An etymological approach to the biblical definition in the context of its practice in communities of believers (local churches)
We don’t find the word leader in the manuscripts of the biblical texts. It’s one of those terms the church has borrowed from the business, political, and social worlds in order to define a function that exists among us as a community of believers and is clear in Scripture’s teachings.
We may borrow many modern terms to refer to aspects of our life (being) and ministry (doing) in Christ as a community of faith, but those terms often carry definitions that, while good, are incomplete when it comes to describing and shaping our nature and mission as a church or the nature and practice of certain functions within the community of faith.
As with other terms we have borrowed but which are not ours, we find ourselves needing to redefine them according to Scripture so that when we use them, they truly instruct us and the church on how to behave, how to be, and how to act.
The way we define a term shapes the way we act. Team is one of those terms. And it is clear that leader and leadership are other such terms.
The Etymology and Origin of the Words Leader and Leadership
Leader is a word that comes from Old English and has cognates in several languages. It is defined as a person who guides or directs a group. Leadership is the position or function of the leader.
According to Webster, the word leader appeared around the fourteenth century, and leadership came into use around the mid-eighteenth century.
The Bible and the Words Leader and Leadership
In recent versions of the Bible, the word leader is used in the Old Testament for words whose literal translation would be prince, rulers, chiefs, chieftain.
In the New Testament, the word leader is used to translate the Greek words whose literal translation would be guides, rulers, chiefs, bishops, and elders.
To understand and define what we mean when we talk about a leader or refer to leadership in the church, we need to define those words according to the biblical narrative and not the political or business narrative.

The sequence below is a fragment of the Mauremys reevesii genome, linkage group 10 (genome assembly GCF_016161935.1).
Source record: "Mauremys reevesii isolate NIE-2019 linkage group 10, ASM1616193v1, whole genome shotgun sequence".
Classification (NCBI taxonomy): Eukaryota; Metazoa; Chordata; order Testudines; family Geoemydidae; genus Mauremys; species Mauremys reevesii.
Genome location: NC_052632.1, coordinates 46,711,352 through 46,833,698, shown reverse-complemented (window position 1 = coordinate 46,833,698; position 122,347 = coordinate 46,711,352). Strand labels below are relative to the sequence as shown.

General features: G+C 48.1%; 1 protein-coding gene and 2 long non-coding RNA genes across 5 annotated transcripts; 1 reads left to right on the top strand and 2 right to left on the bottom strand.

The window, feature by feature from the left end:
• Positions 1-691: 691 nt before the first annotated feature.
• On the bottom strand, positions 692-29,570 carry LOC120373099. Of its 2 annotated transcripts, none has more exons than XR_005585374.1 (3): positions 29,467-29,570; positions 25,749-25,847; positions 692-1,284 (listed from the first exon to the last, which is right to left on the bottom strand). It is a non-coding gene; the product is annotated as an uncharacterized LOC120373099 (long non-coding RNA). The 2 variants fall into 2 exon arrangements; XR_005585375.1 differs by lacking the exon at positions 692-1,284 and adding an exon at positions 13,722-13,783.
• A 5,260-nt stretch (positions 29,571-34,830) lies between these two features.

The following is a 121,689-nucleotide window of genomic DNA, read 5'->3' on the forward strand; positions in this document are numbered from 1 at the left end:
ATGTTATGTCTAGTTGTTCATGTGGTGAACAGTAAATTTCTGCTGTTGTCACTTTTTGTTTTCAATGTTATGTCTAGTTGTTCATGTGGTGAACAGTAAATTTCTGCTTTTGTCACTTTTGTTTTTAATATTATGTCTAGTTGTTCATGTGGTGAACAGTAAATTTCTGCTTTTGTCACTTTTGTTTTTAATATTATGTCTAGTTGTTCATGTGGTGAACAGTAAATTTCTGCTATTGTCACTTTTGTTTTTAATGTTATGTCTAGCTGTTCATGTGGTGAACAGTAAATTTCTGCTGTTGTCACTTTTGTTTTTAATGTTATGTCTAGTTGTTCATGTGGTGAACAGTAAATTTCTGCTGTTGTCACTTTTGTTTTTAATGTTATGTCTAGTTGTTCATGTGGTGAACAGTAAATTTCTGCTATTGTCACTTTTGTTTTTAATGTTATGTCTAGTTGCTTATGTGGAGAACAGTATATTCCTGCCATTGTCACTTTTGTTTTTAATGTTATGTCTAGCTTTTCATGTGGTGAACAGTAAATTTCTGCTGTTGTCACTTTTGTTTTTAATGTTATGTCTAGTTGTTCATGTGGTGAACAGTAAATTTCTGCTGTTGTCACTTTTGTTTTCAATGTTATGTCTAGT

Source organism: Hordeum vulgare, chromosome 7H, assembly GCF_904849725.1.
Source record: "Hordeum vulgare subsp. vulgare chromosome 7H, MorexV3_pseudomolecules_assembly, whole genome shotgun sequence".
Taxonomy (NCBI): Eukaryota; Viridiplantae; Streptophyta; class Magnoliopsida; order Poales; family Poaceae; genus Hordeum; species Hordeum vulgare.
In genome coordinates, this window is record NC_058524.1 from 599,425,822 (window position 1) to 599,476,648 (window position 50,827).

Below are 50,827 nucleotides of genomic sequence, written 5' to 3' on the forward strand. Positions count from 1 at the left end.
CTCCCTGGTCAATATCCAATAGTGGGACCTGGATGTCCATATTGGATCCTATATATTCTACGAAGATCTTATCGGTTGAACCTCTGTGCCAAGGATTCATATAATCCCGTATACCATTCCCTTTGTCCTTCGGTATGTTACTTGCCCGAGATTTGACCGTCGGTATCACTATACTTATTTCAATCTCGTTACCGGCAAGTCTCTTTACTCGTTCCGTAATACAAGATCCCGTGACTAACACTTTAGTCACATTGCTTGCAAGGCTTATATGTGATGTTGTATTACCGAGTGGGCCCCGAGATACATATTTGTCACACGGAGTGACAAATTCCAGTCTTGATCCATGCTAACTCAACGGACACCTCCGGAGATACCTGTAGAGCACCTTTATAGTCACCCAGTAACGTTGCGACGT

To that end, and understanding that this module “is a study and analysis of the biblical foundation and the practical expression of leading the flock of God as the local church,” we must define leader and leading based on the terms used in the New Testament to refer to those charged with presiding over the church.
Those charged to “lead” the church were called:
- Elders (Gk – presbuteros: older in age. The term was borrowed from the Jewish synagogue’s organizational schema. Ex: Acts 14:23)
- Bishops (Gk – episkope: inspection, superintendence, the office thereof. Ex: Acts 1:20; 1 Timothy 3:1)
- Those who rule over (Gk – hegeomai: lead the way, preside, be in charge. Ex: Hebrews 13:7, 17, 24)
Elder (presbuteros) was the Jewish name and bishop (episkope) the Greek name for the same position.
Now, if Paul and Barnabas “appointed elders [presbuteros] in every church” (Acts 14:23, NKJV) and Paul specified that “if a man desires the position of a bishop [episkope], he desires a good work” (1 Timothy 3:1), what did the original readers understand?
The position of elders (presbuteros) among the Jews is defined by two terms in the Gospels and the book of Acts:
- Rulers: Gk – archiereus (S. 749), first in rank or power.
- Chief: Gk – protos (S. 4413), foremost in time, place, order, importance.
“Then the high priest [archiereus] and the chief men [protos] of the Jews informed him against Paul; and they petitioned him.” – Acts 25:2
Then Paul refers to the elders of the church as:
- Those who were “of certain reputation”: Gk – dokeo (S. 1380). That is, others think of them positively as if approving of how they are and what they do.
- Pillars: Gk – stulos (S. 4769), from the root word stuo, to stiffen (to harden or make firm in consistency), thus to sustain, support; hence the word pillar.
“And I went up by revelation, and communicated to them that gospel which I preach among the Gentiles, but privately to those who were of reputation [dokeo]… But from those who seemed to be something [dokeo]—whatever they were, it makes no difference to me; God shows personal favoritism to no man—for those who seemed to be something [dokeo] added nothing to me… and when James, Cephas, and John, who seemed to be pillars [stulos], perceived the grace that had been given to me, they gave me and Barnabas the right hand of fellowship, that we should go to the Gentiles and they to the circumcised.”
Galatians 2:2, 6, 9
A Biblical Definition of Leader in Relation to the Local Church
Considering the terms used in the New Testament to refer to those who directed or presided over the church and the qualifiers with which they appear in the texts, we can come up with definitions for leader and leadership that align with Scripture in terms of the position and function of leading in the church.
Dictionaries define a leader as a person who directs or guides a group. But for us, leaders in the church are those who have the office (episkope) of presiding (hegeomai) foremost in rank and authority (presbuteros). This is a place from which:
- They are chief because they are “of reputation” and the community of believers values what they believe and think and pays attention to them.
- They are a pillar because they sustain and support the community of believers.
We must add that the New Testament places these leaders in a space of leadership that is:
- Pluralist – it is always a position with others. When these leaders are named in relation to their position, it is always in the plural and with other leaders. Ex: Acts 15; Galatians 2.
- Reproducible – it is always an office for which they are discipling others.